How to Control Asthma in Children

Asthma ranks third in causing the hospitalization of children under age 15. It also is one of the most common reasons children will be absent from school. Because of this, knowing how to control asthma in children has become a top priority in the nation, in schools, and in homes.

How to Control Asthma in Children

An indispensable factor in controlling asthma is first to take the child to a physician to evaluate the child’s overall health. Part of this evaluation is to confirm what specifically triggers the asthma symptoms. It is also vital to include the medical history of the child. Additionally, the evaluation involves skin testing and special diets with foods that are suspected as triggers. The doctor may order pulmonary function tests, a group of tests which measure the functioning of the lungs and the efficiency of the oxygen movement in the blood. Afterwards, the medical care professional and the parents will discuss the results and the best treatment plan for the child.

The treatment plan outlines a course of action for controlling the child’s asthma. It may include any medications which are necessary for the child’s condition, listing the times and prescribed dosages to take. The plan will include guidance on taking medications correctly, avoiding asthma triggers, and keeping records of the levels of asthma control. Also included will be direction on how to respond if the asthma worsens, when to call the doctor or take the child to the emergency room.

Furthermore, if asthma symptoms are caused by certain allergies and exposure to the allergens is unavoidable, the doctor may send the child to a specialist for allergy shots. The shots will not cure the asthma, but they will prevent or lessen the symptoms. If other health conditions exist which aggravate the asthma (such as reflux disease, sleep apnea, or sinus infections), the doctor will treat these conditions, as well.

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Control Asthma in Children

p>Another factor In managing the child’s asthma involves parents modifying the home environment to their child. Parents must eliminate everything which can collect dust and other allergens. They must cover mattresses and pillows with airtight, allergy-proof plastic covers; wash stuffed toys and bedding in hot water every week to two weeks; avoid heavy drapes, upholstered furniture, and carpeting; and keep the child away from damp or water damaged areas in the home (avoiding mold allergens).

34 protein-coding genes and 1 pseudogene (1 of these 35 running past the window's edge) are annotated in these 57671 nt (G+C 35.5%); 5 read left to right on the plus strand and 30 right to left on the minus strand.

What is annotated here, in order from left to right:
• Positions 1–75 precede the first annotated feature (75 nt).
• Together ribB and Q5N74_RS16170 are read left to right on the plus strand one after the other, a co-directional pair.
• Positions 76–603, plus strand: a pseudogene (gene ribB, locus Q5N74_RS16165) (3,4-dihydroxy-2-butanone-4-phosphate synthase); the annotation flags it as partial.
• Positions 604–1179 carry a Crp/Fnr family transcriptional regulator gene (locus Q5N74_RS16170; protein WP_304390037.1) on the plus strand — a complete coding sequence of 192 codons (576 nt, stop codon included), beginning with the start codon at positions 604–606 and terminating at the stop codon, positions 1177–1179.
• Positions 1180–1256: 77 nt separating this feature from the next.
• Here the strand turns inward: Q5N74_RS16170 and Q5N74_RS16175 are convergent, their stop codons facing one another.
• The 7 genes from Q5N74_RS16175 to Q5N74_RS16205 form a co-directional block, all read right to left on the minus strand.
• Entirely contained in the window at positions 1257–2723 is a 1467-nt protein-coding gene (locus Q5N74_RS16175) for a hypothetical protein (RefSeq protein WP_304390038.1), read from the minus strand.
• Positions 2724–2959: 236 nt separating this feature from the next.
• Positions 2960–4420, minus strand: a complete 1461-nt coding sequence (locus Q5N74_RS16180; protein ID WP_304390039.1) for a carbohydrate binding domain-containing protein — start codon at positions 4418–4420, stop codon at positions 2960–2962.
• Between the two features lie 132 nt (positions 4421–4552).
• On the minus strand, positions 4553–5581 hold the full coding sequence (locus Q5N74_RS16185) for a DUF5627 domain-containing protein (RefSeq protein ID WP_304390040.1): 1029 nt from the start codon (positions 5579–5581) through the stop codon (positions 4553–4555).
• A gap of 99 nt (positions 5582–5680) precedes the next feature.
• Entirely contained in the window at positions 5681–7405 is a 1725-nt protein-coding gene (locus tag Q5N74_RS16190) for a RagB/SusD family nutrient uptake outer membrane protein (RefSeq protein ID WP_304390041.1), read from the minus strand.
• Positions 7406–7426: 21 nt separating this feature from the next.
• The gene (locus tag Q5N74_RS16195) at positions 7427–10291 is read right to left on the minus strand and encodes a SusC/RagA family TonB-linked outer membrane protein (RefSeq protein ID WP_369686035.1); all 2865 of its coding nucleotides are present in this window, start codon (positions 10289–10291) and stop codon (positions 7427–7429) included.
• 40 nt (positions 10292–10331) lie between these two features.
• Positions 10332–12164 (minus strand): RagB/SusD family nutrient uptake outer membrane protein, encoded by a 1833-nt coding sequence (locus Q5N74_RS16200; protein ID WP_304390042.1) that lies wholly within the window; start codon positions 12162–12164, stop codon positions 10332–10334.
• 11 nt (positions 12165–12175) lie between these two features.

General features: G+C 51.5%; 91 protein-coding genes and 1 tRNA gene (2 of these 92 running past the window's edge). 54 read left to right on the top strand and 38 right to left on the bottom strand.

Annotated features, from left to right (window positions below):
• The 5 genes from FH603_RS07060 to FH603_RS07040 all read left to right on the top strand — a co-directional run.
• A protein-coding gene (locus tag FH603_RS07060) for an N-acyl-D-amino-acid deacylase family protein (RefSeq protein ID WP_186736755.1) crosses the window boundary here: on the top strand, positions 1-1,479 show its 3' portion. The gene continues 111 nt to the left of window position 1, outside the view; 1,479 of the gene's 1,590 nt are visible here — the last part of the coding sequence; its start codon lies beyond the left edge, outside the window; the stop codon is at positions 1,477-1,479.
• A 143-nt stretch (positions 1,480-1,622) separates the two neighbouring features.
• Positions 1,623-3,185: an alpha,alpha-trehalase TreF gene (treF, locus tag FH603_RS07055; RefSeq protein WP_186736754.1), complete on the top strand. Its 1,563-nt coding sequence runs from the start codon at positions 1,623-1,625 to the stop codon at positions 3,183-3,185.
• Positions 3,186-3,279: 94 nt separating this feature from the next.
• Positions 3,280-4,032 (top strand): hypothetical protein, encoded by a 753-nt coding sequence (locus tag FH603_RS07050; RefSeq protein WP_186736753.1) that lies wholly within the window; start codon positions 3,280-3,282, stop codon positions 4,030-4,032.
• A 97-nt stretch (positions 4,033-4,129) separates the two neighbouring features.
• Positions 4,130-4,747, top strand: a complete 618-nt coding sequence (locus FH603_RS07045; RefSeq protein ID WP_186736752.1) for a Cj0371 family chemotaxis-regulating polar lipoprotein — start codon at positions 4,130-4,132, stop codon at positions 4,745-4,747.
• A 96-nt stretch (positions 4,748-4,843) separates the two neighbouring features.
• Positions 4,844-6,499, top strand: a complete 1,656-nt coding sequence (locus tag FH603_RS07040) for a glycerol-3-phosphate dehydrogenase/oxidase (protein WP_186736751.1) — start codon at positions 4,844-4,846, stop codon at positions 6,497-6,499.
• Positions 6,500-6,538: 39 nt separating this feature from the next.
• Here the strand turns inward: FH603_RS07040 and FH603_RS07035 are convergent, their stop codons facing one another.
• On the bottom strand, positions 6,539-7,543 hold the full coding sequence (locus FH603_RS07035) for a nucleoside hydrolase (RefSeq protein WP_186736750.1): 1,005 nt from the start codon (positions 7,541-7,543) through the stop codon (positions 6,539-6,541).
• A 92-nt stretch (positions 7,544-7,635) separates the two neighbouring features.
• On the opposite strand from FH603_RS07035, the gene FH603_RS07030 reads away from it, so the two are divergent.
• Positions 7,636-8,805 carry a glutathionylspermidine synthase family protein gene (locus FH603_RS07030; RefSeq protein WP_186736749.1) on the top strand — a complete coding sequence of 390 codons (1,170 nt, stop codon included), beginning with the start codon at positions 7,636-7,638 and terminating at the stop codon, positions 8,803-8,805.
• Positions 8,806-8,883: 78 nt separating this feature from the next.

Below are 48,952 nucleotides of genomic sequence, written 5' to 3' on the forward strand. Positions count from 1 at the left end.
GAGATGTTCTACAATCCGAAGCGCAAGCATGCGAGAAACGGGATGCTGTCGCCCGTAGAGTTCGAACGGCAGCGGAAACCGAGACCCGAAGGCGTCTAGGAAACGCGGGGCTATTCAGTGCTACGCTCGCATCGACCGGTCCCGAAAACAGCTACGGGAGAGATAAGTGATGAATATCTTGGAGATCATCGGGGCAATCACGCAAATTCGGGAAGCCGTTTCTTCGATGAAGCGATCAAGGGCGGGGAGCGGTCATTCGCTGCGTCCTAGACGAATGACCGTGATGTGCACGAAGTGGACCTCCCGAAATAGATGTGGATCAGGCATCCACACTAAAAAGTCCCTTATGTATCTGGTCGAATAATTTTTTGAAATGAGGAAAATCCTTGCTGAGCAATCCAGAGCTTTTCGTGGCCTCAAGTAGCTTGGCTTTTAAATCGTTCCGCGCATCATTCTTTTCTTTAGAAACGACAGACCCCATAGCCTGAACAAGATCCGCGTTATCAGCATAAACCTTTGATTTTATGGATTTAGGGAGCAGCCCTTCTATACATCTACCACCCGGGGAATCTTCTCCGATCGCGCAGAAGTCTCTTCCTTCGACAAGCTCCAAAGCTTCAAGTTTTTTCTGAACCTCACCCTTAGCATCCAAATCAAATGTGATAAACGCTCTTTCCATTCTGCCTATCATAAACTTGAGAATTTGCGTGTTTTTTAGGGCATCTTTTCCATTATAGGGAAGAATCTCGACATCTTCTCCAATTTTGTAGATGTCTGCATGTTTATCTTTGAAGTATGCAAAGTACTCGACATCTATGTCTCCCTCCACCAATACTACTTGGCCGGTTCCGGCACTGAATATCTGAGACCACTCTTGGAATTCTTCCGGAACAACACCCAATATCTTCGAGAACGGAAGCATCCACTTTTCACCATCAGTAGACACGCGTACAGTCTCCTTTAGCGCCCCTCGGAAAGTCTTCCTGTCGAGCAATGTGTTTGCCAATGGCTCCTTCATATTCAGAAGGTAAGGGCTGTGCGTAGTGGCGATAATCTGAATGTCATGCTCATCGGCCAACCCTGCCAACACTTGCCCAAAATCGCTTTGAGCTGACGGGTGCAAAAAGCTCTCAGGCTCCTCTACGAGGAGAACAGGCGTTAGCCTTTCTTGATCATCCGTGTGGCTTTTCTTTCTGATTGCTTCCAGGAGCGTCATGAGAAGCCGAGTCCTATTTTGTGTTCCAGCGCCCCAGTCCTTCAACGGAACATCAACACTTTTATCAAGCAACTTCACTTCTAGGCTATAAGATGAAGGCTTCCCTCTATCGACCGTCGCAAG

Parents must vacuum often, but only when the child is not present. They must avoid using ceiling fans. They must not allow pets in the child’s bedroom and should wash pets at least once a week. If necessary, parents should call an exterminator to remove house insects. Parents must maintain low humidity within the house and close windows in the house and car if the child has seasonal allergies. When pollen counts are particularly high, parents must limit the child’s outdoor activities. One other major factor in controlling asthma is to never allow smoking in the home.

Controlling asthma becomes first priority wherever the child may go. Whether in school or with a caregiver, parents will include both parties in the child’s treatment plan and leave emergency contact numbers. If parents are wise, they will include the child in his/her treatment plan, carefully explaining in terms that can be understood. Once involving the child, parents may notice their child taking an active role in controlling his/her asthma. Obvious results of good control will be better lung functioning for the child along with his/her ability to keep near normal activity levels and sleep patterns. Moreover, the child will experience less chronic, painful symptoms (such as shortness of breath and coughing) and less asthma attacks with fewer trips to the emergency room or hospital. All factors which will make life better for child and parents.

See also  Asthma Medicine

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